The shoulder plane is a plane in which, like a rebate plane, the blade extends, therefore cuts, to the full width of the tool. The shoulder plane is used to trim the shoulders and faces of tenons. It is used when it is necessary to trim right into the concave corner where two surfaces of the same piece of wood meet perpendicularly. It is also commonly used to clean up dadoes (housings) and tenons for joinery.
Unlike the rebate plane, the shoulder plane is intended to cut end grain. There are therefore differences between it and a rebate plane in the angles at which the iron (blade) is set.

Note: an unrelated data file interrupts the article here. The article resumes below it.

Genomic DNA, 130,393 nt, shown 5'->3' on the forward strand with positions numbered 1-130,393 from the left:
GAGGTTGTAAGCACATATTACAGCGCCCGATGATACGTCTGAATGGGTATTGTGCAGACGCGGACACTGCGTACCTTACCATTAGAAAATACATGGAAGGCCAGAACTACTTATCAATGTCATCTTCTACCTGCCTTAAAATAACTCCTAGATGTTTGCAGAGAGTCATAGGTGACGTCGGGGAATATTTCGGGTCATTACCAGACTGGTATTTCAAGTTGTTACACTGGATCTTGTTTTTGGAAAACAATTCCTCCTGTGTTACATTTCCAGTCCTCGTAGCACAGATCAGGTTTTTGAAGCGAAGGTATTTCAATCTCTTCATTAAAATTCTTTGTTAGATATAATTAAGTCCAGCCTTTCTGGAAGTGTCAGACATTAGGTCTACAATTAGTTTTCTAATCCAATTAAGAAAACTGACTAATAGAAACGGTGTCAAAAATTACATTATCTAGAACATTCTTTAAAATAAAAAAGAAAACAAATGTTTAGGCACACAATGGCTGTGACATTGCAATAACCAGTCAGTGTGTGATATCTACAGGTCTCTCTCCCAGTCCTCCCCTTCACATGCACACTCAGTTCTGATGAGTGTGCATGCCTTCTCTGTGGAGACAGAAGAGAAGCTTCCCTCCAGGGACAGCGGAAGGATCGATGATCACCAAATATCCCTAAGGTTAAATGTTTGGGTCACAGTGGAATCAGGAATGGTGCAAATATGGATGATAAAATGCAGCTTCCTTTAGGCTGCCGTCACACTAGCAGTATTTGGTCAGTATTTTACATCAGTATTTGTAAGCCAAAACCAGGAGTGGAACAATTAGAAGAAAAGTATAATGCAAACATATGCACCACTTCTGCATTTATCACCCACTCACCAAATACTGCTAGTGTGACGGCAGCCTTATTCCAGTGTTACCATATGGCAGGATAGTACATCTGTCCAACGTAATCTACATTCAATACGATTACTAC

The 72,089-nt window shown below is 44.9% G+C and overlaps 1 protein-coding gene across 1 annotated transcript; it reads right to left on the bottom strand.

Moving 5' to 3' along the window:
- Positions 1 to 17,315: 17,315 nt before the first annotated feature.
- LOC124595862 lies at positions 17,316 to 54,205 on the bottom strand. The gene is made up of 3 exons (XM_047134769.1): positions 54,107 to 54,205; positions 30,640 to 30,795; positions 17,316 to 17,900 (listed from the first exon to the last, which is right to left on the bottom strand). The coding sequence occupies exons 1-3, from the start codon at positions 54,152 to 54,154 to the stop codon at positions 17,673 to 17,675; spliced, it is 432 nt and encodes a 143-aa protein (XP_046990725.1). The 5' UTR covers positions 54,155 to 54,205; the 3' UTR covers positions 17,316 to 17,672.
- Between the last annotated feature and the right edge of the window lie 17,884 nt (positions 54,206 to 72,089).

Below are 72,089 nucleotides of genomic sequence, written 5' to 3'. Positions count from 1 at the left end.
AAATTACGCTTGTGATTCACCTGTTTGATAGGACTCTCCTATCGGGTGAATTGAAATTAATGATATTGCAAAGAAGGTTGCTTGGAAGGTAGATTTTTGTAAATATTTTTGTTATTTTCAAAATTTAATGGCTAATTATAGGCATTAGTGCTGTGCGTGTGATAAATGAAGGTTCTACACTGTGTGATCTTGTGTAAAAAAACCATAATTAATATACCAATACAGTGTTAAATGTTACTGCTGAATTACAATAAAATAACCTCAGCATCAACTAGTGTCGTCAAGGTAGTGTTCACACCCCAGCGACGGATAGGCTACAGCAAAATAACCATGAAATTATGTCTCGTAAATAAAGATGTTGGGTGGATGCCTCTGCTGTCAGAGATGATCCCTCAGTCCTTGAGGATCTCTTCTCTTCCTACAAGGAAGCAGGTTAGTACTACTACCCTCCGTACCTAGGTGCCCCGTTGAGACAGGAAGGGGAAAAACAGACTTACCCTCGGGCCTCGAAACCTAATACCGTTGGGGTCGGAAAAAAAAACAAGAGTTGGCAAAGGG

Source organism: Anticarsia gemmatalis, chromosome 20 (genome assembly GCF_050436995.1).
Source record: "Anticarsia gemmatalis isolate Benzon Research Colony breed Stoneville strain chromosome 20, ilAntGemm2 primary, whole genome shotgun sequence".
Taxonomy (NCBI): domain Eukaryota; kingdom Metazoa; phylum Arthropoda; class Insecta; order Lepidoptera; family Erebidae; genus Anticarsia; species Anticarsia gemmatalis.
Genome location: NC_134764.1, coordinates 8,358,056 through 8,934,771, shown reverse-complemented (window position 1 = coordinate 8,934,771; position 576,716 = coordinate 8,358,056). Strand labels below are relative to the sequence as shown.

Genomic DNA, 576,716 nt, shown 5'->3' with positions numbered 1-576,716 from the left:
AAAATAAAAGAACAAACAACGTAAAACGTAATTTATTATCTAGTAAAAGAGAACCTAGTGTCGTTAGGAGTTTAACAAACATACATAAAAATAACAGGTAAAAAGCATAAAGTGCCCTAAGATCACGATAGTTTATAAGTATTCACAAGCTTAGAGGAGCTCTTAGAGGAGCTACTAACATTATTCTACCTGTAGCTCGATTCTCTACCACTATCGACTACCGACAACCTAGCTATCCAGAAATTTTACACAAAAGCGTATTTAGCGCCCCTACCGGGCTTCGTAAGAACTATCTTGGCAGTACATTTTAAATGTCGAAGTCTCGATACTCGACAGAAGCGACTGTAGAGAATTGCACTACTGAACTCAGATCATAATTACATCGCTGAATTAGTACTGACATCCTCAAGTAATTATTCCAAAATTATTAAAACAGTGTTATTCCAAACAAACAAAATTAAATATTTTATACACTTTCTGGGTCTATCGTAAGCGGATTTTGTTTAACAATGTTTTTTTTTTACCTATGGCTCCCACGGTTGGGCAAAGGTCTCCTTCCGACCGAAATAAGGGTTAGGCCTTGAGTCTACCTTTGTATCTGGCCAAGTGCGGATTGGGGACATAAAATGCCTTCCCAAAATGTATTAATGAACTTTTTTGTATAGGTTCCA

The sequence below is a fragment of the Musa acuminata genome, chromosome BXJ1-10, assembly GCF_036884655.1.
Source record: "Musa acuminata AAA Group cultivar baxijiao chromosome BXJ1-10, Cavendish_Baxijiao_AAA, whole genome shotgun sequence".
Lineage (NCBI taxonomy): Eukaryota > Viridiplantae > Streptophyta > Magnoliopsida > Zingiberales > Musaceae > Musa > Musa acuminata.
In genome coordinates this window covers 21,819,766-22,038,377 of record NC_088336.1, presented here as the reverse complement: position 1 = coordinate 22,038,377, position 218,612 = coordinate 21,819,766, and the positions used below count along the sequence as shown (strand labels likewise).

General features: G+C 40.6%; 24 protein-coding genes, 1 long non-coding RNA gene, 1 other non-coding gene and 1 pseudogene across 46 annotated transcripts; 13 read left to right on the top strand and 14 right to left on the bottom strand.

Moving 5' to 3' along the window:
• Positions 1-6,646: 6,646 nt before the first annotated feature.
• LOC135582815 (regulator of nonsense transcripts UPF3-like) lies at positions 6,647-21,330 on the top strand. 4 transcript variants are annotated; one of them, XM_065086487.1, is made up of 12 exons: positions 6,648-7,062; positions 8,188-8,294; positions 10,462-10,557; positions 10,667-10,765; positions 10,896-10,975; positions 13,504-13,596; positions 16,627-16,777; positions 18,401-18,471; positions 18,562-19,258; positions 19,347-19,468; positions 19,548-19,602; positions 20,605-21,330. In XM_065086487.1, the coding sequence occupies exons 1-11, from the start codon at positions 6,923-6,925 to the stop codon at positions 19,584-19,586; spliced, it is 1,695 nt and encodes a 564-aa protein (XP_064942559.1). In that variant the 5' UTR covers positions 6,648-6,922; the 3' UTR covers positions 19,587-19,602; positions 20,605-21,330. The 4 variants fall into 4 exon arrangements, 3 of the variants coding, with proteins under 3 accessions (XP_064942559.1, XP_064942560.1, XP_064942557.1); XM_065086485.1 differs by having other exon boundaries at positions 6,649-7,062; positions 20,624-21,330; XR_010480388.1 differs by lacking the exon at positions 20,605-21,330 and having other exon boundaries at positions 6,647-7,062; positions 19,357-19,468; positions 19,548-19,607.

- There is a more acute angle between the iron and the sole of the tool.
- The iron is set square across the tool rather than obliquely.
- The iron is set face down. The ground and honed bevel forming the edge is uppermost.
A shoulder plane also has a much finer set mouth, which allows finer shavings to be taken.